SiteGround

SiteGround's tag line is Web Hosting Crafted With Care, and it is for this reason it has proven a popular hosting solution for people in the Joomla and WordPress communities. It also makes a good option for hosting a Grav-based web site.

In this guide we will cover the essentials for configuring a pretty bog-standard SiteGround shared hosting account to work optimally with Grav.

Picking your Hosting Plan

At the time of writing, SiteGround offers three shared hosting options ranging from low-end $3.95/month to $14.95/month for what they call the GoGeek plan. We strongly suggest going with the higher-end but still very cheap GoGeek plan. This provides better server hardware and less user crowding on the server.

Configuring

SiteGround provides a very full-featured cPanel control panel. This is directly accessible via the My Accounts tab.

Enabling SSH

First, you will have to open the SSH/Shell Access option in the ADVANCED section of cPanel.

SiteGround provides a very thorough tutorial for using SSH, however it's simpler to create your public/private key pair locally on your computer, and then just upload the DSA Public Key.

Windows users will first need to install Cygwin to provide many useful GNU and open source tools that are available on Mac and Linux platforms. When prompted to choose packages, ensure you check the SSH option. After installation, launch the Cygwin Terminal.

Fire up a terminal window and type:

$ ssh-keygen -t dsa

This key generation script will prompt you to fill in some values, or you can just hit [return] to accept the default values. This will create an id_dsa (private key), and an id_dsa.pub (public key) in a folder called .ssh/ in your home directory. It is important to ensure you NEVER give out your private key, nor upload it anywhere, only your public key.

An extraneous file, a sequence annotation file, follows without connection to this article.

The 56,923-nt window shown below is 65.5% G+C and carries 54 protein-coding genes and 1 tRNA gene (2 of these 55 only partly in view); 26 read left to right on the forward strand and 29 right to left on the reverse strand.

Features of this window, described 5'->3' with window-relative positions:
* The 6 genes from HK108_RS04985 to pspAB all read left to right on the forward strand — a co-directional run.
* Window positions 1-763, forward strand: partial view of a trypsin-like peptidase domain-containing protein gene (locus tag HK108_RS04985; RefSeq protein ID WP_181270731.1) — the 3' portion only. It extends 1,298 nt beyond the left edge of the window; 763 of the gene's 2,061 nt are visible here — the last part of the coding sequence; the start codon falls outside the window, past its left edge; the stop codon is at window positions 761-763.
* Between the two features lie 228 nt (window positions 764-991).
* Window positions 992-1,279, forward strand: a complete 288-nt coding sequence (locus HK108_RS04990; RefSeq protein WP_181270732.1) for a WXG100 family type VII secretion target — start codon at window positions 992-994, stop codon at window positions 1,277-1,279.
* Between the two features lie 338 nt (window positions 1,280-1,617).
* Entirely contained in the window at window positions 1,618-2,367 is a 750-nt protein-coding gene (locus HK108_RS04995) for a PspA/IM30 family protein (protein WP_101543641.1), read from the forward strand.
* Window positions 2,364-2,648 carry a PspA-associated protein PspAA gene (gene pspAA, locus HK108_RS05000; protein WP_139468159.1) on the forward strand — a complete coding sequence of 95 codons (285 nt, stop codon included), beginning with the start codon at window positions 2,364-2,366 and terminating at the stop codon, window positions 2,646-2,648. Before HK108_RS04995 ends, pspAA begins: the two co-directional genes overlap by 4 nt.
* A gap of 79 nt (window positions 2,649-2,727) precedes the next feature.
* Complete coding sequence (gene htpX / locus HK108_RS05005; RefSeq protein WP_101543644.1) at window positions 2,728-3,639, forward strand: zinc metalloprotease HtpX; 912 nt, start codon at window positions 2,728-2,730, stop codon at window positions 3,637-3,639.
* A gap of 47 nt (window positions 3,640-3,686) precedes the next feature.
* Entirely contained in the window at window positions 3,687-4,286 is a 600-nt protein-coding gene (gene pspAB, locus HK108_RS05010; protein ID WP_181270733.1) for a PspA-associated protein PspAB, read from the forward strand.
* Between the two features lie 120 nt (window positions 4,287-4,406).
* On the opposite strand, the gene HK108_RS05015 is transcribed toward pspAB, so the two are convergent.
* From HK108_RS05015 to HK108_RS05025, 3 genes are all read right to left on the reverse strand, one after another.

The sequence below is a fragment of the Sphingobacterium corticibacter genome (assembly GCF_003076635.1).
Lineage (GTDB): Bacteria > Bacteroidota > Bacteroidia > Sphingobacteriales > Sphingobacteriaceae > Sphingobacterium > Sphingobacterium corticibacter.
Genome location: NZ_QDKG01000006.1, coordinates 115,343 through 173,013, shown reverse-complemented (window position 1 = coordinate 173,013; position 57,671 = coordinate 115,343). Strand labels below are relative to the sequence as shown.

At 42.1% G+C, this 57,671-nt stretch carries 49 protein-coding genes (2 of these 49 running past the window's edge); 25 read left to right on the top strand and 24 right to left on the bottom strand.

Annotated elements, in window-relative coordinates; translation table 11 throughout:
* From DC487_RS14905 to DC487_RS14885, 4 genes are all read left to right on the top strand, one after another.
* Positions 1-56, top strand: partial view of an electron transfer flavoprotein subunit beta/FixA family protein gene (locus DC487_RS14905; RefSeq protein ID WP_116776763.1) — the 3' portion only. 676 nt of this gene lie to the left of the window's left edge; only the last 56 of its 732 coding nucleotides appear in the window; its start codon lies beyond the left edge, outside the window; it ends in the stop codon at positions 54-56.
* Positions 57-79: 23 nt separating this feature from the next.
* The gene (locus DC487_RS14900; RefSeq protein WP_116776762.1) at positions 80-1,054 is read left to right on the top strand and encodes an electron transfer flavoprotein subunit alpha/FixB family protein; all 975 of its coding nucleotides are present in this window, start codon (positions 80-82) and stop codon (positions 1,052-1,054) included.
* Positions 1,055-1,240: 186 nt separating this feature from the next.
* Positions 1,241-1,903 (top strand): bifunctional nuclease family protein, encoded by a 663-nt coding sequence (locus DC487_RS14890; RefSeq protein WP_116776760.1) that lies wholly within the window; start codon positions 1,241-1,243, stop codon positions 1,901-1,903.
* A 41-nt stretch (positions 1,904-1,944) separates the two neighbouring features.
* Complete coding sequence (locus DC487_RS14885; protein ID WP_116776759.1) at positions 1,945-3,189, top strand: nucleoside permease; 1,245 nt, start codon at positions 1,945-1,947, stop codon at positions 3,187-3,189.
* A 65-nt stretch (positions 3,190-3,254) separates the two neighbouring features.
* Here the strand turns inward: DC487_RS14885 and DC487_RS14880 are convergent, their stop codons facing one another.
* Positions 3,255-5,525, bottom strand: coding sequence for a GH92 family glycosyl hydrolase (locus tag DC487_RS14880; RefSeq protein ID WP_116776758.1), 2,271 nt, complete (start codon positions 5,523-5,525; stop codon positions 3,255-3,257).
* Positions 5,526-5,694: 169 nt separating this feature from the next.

Once generate you can paste the contents of your id_dsa.pub public key into the Public Key field in the Upload SSH key section of the SSH/Shell Access page:

After uploading, you should see the key listed at the bottom of this page. This means you are ready to test SSH'ing to your server.

$ ssh siteground_username@siteground_servername -p18765

Obviously, you will need to put in your SiteGround-provided username for siteground_username, and the SiteGround-provided servername for siteground_servername. The -p18765 is important as this is the non-standard port that SiteGround runs SSH on.

Enabling PHP OPcache

Update [2016-03]: Siteground Support advised that OPCache is available from PHP7 and not 5.5. This then had OPCache enabled by default, and so no further configuration was required in this stage of the setup, so some of the below instructions may no longer be required.

By default, SiteGround hosting comes with support for Zend OPcache, but it is not enabled. You must manually enable it by creating a php.ini file in your public_html/ folder with the contents:

zend_extension=opcache.so

To test you have the correct version of PHP and the Zend OPcache running, you can create a temporary file: public_html/info.php and put this in the contents:

<?php phpinfo();

Save the file and point your browser to this info.php file on your site and you should be greeted with a PHP information reflecting the version you selected earlier:

You should also be able to scroll down and see a section called Zend OPcache:

Install and Test Grav

Using your new found SSH capabilities, let's SSH to your SiteGround server (if you are not already there) and download the latest version of Grav, unzip it and test it out!

We will extract Grav into a /grav subfolder, but you could unzip directly into the root of your ~/public_html/ folder to ensure Grav is accessible directly.

$ cd ~/public_html
[~/public_html]$ curl -L -O https://github.com/getgrav/grav/releases/download/1.3.0-rc.4/grav-v1.3.0-rc.4.zip
[~/public_html]$ unzip grav-v1.3.0-rc.4.zip

You should now be able to point your browser to http://mysiteground.com/grav using the appropriate URL of course.

Update [2016-03]: The path to the CLI for PHP 7 on Siteground shared hosting at this time appears to be: /usr/local/php70/bin/php-cli, and so for command line use of gpm/grav you could make an alias and then reference the php-cli directly via terminal, e.g. alias php-cli="/usr/local/php70/bin/php-cli". Then you can use it as: $php-cli bin/grav list

Because you have followed these instructions diligently, you will also be able to use the Grav CLI and Grav GPM commands such as:

$ cd ~/public_html/grav
$ bin/grav clear-cache

Clearing cache

Cleared:  cache/twig/*
Cleared:  cache/doctrine/*
Cleared:  cache/compiled/*
Cleared:  cache/validated-*
Cleared:  images/*
Cleared:  assets/*

Touched: /home/your_user/public_html/grav/user/config/system.yaml

In order to use the Grav package manager (gpm) you'll have to set it as an executable by running this command in your Grav folder

$ chmod +x bin/gpm